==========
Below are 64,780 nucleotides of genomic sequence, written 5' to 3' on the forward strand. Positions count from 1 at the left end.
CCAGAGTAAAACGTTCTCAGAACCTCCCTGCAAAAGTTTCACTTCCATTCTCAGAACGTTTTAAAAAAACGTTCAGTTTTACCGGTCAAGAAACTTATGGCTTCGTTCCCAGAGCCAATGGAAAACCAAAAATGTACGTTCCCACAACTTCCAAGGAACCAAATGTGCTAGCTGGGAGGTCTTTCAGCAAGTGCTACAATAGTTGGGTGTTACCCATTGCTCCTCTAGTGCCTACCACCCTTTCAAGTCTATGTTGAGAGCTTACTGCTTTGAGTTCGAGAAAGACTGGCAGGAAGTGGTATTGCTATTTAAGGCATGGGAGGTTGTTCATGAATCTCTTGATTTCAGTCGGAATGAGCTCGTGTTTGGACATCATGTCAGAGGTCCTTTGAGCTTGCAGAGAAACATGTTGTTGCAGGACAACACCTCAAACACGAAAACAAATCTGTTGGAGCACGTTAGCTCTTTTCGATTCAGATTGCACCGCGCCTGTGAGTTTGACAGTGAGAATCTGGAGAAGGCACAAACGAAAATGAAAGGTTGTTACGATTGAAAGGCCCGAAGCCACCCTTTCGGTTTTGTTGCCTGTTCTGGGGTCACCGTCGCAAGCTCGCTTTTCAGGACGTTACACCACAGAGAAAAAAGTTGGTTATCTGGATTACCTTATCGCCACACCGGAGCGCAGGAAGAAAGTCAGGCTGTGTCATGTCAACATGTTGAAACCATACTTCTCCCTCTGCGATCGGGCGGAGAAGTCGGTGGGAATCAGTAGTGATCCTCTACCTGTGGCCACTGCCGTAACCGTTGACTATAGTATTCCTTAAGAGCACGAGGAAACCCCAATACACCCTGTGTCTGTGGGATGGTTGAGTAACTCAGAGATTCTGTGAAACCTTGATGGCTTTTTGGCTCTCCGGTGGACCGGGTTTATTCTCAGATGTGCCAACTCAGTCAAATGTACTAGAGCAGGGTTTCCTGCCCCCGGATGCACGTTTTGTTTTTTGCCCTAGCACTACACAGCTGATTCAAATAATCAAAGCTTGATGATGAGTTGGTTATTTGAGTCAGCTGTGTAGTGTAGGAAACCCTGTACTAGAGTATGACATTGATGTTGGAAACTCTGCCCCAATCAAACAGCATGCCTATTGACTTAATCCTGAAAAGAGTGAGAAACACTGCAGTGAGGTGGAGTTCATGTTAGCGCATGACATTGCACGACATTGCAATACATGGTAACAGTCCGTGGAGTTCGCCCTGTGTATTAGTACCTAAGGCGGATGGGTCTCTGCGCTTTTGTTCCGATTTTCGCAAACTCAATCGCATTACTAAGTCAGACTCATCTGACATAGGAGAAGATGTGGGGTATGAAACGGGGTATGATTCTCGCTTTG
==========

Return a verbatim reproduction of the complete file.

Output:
Below are 64,780 nucleotides of genomic sequence, written 5' to 3' on the forward strand. Positions count from 1 at the left end.
CCAGAGTAAAACGTTCTCAGAACCTCCCTGCAAAAGTTTCACTTCCATTCTCAGAACGTTTTAAAAAAACGTTCAGTTTTACCGGTCAAGAAACTTATGGCTTCGTTCCCAGAGCCAATGGAAAACCAAAAATGTACGTTCCCACAACTTCCAAGGAACCAAATGTGCTAGCTGGGAGGTCTTTCAGCAAGTGCTACAATAGTTGGGTGTTACCCATTGCTCCTCTAGTGCCTACCACCCTTTCAAGTCTATGTTGAGAGCTTACTGCTTTGAGTTCGAGAAAGACTGGCAGGAAGTGGTATTGCTATTTAAGGCATGGGAGGTTGTTCATGAATCTCTTGATTTCAGTCGGAATGAGCTCGTGTTTGGACATCATGTCAGAGGTCCTTTGAGCTTGCAGAGAAACATGTTGTTGCAGGACAACACCTCAAACACGAAAACAAATCTGTTGGAGCACGTTAGCTCTTTTCGATTCAGATTGCACCGCGCCTGTGAGTTTGACAGTGAGAATCTGGAGAAGGCACAAACGAAAATGAAAGGTTGTTACGATTGAAAGGCCCGAAGCCACCCTTTCGGTTTTGTTGCCTGTTCTGGGGTCACCGTCGCAAGCTCGCTTTTCAGGACGTTACACCACAGAGAAAAAAGTTGGTTATCTGGATTACCTTATCGCCACACCGGAGCGCAGGAAGAAAGTCAGGCTGTGTCATGTCAACATGTTGAAACCATACTTCTCCCTCTGCGATCGGGCGGAGAAGTCGGTGGGAATCAGTAGTGATCCTCTACCTGTGGCCACTGCCGTAACCGTTGACTATAGTATTCCTTAAGAGCACGAGGAAACCCCAATACACCCTGTGTCTGTGGGATGGTTGAGTAACTCAGAGATTCTGTGAAACCTTGATGGCTTTTTGGCTCTCCGGTGGACCGGGTTTATTCTCAGATGTGCCAACTCAGTCAAATGTACTAGAGCAGGGTTTCCTGCCCCCGGATGCACGTTTTGTTTTTTGCCCTAGCACTACACAGCTGATTCAAATAATCAAAGCTTGATGATGAGTTGGTTATTTGAGTCAGCTGTGTAGTGTAGGAAACCCTGTACTAGAGTATGACATTGATGTTGGAAACTCTGCCCCAATCAAACAGCATGCCTATTGACTTAATCCTGAAAAGAGTGAGAAACACTGCAGTGAGGTGGAGTTCATGTTAGCGCATGACATTGCACGACATTGCAATACATGGTAACAGTCCGTGGAGTTCGCCCTGTGTATTAGTACCTAAGGCGGATGGGTCTCTGCGCTTTTGTTCCGATTTTCGCAAACTCAATCGCATTACTAAGTCAGACTCATCTGACATAGGAGAAGATGTGGGGTATGAAACGGGGTATGATTCTCGCTTTG